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In 2018, Google CEO Sundar Pichai introduced Google Assistant Duplex at the company’s developer conference. The assistant mimicked realistic and nuanced human speech patterns (complete with “ums” and “ahhs”) by making an appointment for a haircut and reserving a table at a restaurant while conversing fluently with a real person.
Although the audience erupted in enthusiastic applause at the achievement, in the Twitter sphere and beyond, observers were quick to question what they were hearing.
Some called the resemblance “creepy,” and others felt like a deception was in play – with the human on the other end of the line completely unaware that he was speaking with a bot.
Ultimately, the whole episode wasn’t great communication for artificial intelligence or fancy voice technology. But that’s unfortunate because the truth is that voice AI has enormous potential to empower consumers and bring value to companies that deploy it, provided there is a clear understanding of its purpose and limitations. .
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Voice AI in the wild
One of the best examples is ordering food.
Skyrocketing inflation has pushed up costs for restaurateurs, while labor shortages have left them struggling to keep up with customer demand (which has been slow to subside after the lockdown). Some smaller restaurants left the phone ringing, while some larger ones were even forced to make customers wait at the drive-thru, causing frustration.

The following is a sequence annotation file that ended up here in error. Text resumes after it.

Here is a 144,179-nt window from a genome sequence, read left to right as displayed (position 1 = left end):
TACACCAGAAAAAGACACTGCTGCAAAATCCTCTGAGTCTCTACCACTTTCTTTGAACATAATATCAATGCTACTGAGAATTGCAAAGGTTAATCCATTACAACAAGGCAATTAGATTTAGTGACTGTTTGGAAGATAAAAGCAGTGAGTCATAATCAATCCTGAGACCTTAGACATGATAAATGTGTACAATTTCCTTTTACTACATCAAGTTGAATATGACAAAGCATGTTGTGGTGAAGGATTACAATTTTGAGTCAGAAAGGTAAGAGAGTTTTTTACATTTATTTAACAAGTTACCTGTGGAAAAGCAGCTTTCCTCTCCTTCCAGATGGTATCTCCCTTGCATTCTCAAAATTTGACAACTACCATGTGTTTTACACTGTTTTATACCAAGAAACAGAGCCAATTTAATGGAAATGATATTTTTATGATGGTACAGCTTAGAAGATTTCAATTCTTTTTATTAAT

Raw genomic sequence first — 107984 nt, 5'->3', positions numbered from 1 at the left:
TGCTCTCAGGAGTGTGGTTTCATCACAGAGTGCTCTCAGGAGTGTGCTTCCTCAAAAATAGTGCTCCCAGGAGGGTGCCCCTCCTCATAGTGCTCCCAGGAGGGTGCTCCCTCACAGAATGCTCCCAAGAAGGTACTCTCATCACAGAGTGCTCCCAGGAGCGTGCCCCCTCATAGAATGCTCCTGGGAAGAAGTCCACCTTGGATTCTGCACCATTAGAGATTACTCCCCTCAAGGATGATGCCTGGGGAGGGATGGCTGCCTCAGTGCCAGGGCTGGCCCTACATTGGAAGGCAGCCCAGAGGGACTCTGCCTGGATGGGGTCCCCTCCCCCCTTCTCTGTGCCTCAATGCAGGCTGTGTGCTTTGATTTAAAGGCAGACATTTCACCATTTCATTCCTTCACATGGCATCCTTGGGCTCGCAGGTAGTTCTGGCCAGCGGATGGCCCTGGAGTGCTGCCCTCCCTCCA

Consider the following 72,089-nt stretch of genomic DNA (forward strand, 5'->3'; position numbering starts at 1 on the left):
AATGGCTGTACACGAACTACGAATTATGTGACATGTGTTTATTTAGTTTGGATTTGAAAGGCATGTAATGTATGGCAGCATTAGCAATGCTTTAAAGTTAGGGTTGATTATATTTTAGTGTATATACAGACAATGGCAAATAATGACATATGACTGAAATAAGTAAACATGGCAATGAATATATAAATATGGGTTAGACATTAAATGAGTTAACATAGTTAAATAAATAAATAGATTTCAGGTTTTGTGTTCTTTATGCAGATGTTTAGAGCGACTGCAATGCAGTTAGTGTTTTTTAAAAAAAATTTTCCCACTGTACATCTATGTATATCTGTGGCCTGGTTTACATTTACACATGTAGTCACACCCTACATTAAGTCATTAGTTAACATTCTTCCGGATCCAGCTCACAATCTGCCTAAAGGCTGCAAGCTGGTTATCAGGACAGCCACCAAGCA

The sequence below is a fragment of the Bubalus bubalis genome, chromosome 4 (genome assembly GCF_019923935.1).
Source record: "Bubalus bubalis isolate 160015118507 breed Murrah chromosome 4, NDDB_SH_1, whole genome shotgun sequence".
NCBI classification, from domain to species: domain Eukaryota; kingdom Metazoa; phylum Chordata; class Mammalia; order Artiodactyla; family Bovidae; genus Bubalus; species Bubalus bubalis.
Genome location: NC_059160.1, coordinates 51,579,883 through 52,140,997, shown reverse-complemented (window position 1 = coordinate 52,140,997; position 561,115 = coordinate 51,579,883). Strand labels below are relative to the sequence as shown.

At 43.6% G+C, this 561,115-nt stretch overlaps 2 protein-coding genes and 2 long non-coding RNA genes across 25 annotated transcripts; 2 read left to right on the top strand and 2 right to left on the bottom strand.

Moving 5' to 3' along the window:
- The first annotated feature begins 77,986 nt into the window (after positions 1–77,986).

So they are increasingly turning to voice technology to take over.
It is quite logical. As long as voice technology is sophisticated enough – and you might be surprised how smart it is right now – having voice AI take an order allows employees to continue the important work of preparing tasty and to ensure that the customers of the restaurant have a good life.
In this scenario, no one is fooled – this type of voice AI tends to declare their non-human status if it’s not already obvious. Customers are happy and service industry professionals are supported, not weakened.
Good service, no servants
So how about this idea: rather than each of us having our own personal humanoid Jeeves (as in the Google Duplex scenario), what if different brands and companies had their own assistants that formed a vast ecosystem of voice assistants? In this way, companies could assert their own brand identity and cultivate one-to-one relationships with their customers without intermediaries. For their part, customers could be dealing with a voice AI really knows the goods or services the company has to offer, rather than an Alexa-style assistant trying to navigate its way through.
Restaurant voice assistants, for example, become familiar with the menu. They learn favorite combinations; they can make changes and suggestions; they learn to sell. Why couldn’t this be replicated in the rest of hospitality, retail or even professional services? The answer is: it could, and it is starting to happen.
Rather than thinking about creating intelligent servants of AI, we should start thinking about voice assistants as functional tools that we can repurpose in this way. In the ‘real world’ most of us do not have servants or envoys to negotiate for us, but we do rely on knowledgeable, pleasant and efficient front-line staff. Why not replicate working systems rather than obsolete systems?
I think that’s what we’re going to start doing, and brand and customer experiences will become more vivid and fruitful because of it.
Crucially, it’s not about replacing staff with an army of voice assistants. It’s about giving employees the time and space they need to focus on critical tasks, streamlining cumbersome ordering systems, and helping businesses increase sales. And it’s also about allowing us, as customers, to step away from screens and devices to order in the most natural and human way we know – with our voices.
Zubin Irani is CRO of SoundHound.
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